“Are silent protagonists still relevant in gaming today?”
-Question courtesy of Phil Dean
The simple answer would be “Yes”, but I should probably explain my reasoning.
Silent Protagonists continue to dominate a variety of roles, but not all of them are exactly ‘silent’. Several Silent Protagonist variants populate the gaming landscape today and it’s likely that some of your favorite playable characters are actually the strong, silent type.
The traditional Silent Protagonist archetype is that of the “Mute”. Mutes are characters who are recognized within the game world as people, but do not speak or respond to to NPCs. A prime example of a mute is Vasili from Call of Duty 2’s Soviet campaign. Vasili is addressed on numerous occasions by allies and will make sounds when hurt (indicating that he is not incapable of speech), but is not at all communicative and we are told nothing about the character’s personality or background. While this structure is an effective way to put the player into their shoes (by using them as an avatar), it is also becoming increasingly antiquated and doesn’t quite jive with the story-driven nature of most modern games.
The next archetype builds on that of the Mute. “Developed” Silent Protagonists have full backstory and are capable of speech, but would rather maintain an inner dialogue than insite a conversation. When a game employes this archetype, we are able to see different aspects of who the Developed Silent Protagonist is while the character remains dead-silent. This allows the player to invest their own thoughts and motivations in the protagonist while still acknowledging their identity. Gordon Freeman of Half Life fame is a prime example – we know that he was born in Seattle, Washington, is 27 years old, and is a MIT graduate with a PhD in theoretical physics. He also has a background of good intentions and trying to do the right thing. Gordon never speaks, but his personality isn’t a blank slate like the Mute. This is the archetype most often used by contemporary video games (especially FPS titles).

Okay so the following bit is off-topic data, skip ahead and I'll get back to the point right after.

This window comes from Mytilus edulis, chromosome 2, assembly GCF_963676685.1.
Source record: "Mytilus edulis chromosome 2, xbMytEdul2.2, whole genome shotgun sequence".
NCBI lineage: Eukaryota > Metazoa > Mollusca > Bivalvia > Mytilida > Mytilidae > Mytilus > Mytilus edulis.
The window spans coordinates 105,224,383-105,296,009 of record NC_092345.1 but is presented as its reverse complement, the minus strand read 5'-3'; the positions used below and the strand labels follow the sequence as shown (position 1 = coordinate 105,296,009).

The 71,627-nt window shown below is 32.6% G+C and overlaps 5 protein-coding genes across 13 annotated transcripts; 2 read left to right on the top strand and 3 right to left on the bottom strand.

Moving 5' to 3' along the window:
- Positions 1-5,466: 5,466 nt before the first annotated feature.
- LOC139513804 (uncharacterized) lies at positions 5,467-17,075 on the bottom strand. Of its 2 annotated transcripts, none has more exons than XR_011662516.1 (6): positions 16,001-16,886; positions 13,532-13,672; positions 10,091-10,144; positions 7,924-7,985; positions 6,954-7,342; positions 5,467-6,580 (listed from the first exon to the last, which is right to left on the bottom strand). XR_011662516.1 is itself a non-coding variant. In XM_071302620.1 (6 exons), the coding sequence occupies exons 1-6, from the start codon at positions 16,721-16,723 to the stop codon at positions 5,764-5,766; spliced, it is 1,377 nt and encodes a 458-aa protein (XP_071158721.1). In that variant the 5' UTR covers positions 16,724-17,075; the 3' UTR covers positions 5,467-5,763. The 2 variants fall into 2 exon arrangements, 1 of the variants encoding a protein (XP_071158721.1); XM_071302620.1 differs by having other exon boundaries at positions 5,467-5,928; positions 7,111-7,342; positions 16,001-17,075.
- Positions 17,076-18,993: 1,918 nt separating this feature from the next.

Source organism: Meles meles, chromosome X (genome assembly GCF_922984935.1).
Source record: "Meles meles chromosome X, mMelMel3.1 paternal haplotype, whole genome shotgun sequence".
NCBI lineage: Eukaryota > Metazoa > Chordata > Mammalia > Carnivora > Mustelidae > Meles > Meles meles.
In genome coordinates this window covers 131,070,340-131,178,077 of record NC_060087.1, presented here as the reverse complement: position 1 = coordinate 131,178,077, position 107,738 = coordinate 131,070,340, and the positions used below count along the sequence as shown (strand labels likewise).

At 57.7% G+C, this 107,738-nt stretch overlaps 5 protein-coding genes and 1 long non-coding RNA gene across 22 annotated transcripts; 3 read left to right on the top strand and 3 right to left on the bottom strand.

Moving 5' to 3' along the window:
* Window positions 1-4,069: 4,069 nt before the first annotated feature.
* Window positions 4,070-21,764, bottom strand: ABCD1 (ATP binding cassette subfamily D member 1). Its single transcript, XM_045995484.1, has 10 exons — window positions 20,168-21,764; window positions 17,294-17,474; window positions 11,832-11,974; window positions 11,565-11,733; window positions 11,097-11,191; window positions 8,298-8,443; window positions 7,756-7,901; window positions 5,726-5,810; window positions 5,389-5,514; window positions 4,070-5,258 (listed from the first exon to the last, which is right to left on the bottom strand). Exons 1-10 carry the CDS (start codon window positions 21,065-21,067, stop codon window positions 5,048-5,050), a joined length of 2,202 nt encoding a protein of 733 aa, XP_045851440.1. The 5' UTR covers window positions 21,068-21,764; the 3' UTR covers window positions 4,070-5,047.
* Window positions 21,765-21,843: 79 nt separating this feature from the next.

The final archetype is essentially a developed character who has been edited. “Edited” Silent Protagonists are characters whose actions are assumed by the game’s scripting, in spite of having no lines or dialog options. The character technically speaks and other characters in the world react to player as if they have spoken, but the words are never actually shown or heard. Link from The Legend of Zelda is a prime example of an Edited character. We never hear Link speak, but NPCs all talk to him as though they have had previous conversations with him. Also, most dialogue responses we receive from NPCs sound as though they are a direct response to an obvious question. Almost as though Link is actually talking to people and we just aren’t privy to his words.
Based on these three archetypes and their use in contemporary video games, I would say that the Silent Protagonist is most definitely still relevant. However, I would not say that the Silent Protagonist is the best device to execute an engaging story.